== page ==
Our answer is always, “Well, that depends.” There is no doubt that home remodeling is a larger out-of-pocket expense than buying an existing home that doesn’t need remodeling or even building new. Either way, it’s an excellent question and the answer depends on a multitude of factors.
We’ve included a few questions below to help guide your decision-making process!
1. How long do you plan to stay in your home?
If you plan to move within two years, you will recoup less of your remodeling investment. HERE is a valuable resource for the return on investment for home remodeling projects.
2. What are you trying to achieve?
What kind of aesthetic + functional results are you exploring when remodeling your current home? There are some limiting factors for remodeling projects—including lot dimensions and your home’s structural “bones”.
If one of the elements is the foundation, heating, plumbing, and electrical system, then these are more challenging to overcome- no matter how creative and professional your contractor is.
3. How much do you love your home?
We believe that homeowners with a strong attachment to their current homes should factor that element into the decision-making process.
As you know, your home is the keeper of so many emotional and sentimental memories.
4. How much do you value your lot?
Often times our clients’ motivation to NOT relocate is as much about their lot and property, as it is about their house.
You may not be able to replicate a corner lot with an ancient shade tree in the backyard even if you find a house with your dream kitchen. If you love the lot and property, it’s worth the expense of your home remodel.
5. How much do you love your neighborhood?
A desire to remain in a certain neighborhood is also a frequent motivating factor for remodeling. There is significant value in having neighbors you enjoy or even just know. You may also value the neighborhood’s amenities or its proximity to schools and stores.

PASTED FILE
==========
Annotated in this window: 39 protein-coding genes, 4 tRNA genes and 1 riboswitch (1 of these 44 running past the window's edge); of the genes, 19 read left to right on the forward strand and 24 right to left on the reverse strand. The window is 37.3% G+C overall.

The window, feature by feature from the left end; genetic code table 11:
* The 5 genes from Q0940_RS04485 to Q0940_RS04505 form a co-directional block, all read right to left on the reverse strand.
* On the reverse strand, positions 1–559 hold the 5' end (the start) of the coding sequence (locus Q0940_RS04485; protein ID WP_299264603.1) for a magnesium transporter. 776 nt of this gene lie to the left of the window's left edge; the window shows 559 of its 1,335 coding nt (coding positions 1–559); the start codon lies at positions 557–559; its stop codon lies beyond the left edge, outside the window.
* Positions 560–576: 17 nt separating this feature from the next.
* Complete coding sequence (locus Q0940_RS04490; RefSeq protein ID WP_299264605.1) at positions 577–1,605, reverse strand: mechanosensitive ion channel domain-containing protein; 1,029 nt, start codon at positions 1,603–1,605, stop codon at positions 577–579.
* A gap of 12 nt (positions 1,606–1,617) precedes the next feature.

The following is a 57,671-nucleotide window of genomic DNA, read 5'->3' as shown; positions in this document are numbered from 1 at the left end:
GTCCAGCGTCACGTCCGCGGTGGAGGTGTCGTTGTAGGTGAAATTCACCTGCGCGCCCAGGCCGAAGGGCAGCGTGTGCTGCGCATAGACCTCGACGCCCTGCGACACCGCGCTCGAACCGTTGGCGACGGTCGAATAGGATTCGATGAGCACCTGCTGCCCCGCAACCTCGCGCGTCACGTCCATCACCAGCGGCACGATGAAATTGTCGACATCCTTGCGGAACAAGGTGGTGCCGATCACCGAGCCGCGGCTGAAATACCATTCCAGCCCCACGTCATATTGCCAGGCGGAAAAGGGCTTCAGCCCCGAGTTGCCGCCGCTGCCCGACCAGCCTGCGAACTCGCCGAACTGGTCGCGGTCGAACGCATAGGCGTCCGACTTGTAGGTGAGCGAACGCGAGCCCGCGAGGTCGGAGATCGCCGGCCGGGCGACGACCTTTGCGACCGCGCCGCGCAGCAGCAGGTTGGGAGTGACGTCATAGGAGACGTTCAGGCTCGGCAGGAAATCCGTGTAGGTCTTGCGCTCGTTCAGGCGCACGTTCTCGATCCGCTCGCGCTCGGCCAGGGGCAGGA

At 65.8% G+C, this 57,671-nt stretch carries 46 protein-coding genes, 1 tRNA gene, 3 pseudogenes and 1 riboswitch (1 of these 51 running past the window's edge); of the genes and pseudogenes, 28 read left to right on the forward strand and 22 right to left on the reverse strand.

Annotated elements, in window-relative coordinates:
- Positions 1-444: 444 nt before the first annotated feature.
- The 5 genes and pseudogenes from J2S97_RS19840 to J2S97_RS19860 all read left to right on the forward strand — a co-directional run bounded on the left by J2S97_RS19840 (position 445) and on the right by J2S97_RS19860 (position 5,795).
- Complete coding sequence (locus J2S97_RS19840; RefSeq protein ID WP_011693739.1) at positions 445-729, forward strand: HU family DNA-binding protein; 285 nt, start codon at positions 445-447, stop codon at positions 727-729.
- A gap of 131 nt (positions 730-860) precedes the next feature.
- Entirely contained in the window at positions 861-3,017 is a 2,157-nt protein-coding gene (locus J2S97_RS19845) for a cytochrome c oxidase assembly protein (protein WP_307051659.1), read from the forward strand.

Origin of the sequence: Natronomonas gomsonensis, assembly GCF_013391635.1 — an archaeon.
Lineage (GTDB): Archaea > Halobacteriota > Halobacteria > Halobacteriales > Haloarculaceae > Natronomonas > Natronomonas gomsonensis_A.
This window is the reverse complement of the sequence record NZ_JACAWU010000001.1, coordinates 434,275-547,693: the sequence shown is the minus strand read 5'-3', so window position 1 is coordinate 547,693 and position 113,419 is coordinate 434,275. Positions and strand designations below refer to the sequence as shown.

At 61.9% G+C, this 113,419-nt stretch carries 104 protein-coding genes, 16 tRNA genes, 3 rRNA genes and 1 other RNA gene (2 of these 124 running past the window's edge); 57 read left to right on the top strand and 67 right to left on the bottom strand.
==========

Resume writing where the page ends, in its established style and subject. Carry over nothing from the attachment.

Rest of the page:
6. What is your remodeling budget?
Be sure to run some numbers: if the amount you’re planning to spend is less than the cost of moving, then choosing to remodel rather than move is a no-brainer.
Even with a modest remodeling budget, you can begin to update and make your home more current and comfortable.
7. Where does your home’s value fall in your neighborhood?
If you own the most expensive home in the neighborhood, the return on your remodeling investment will be lower.
However, if you plan to stay in your home for an extended period of time, your decision may be more about maximizing enjoyment than finances.
8. How likely are you to find a home that you wouldn’t remodel?
It is not uncommon for us to have a client decide to move and then call us a year later for a remodeling project on the new home. Because homes are so personal, it is very difficult to find one that is just right. If you’ve already invested in a larger mortgage, it may be more difficult to afford a remodel.
9. How much do kids factor into your decision?
The quality of nearby schools is a major consideration for most families with school-age kids and may even be the reason you bought in your current neighborhood. Disrupting the children’s school and social lives may be another key consideration. Even if you have not made close friends on your block, the kids usually have made connections in the neighborhood and at school.
Deciding whether to move or remodel is a layered decision because it involves so many considerations outside of just the wood, wiring, and windows that make up the structure that houses your life.
Remember that both remodeling and moving can be fresh and exciting or stressful and overwhelming. Taking the time + space upfront to evaluate all of the factors will help you weather the experience.
We would love to discuss your options for remodeling your home. Give us a call or click below & we can set up a free consultation!
Lastly, as we move from the kitchen in Part 2 to the master bathroom, we stayed with the same contemporary modern vibe from the rest of the home.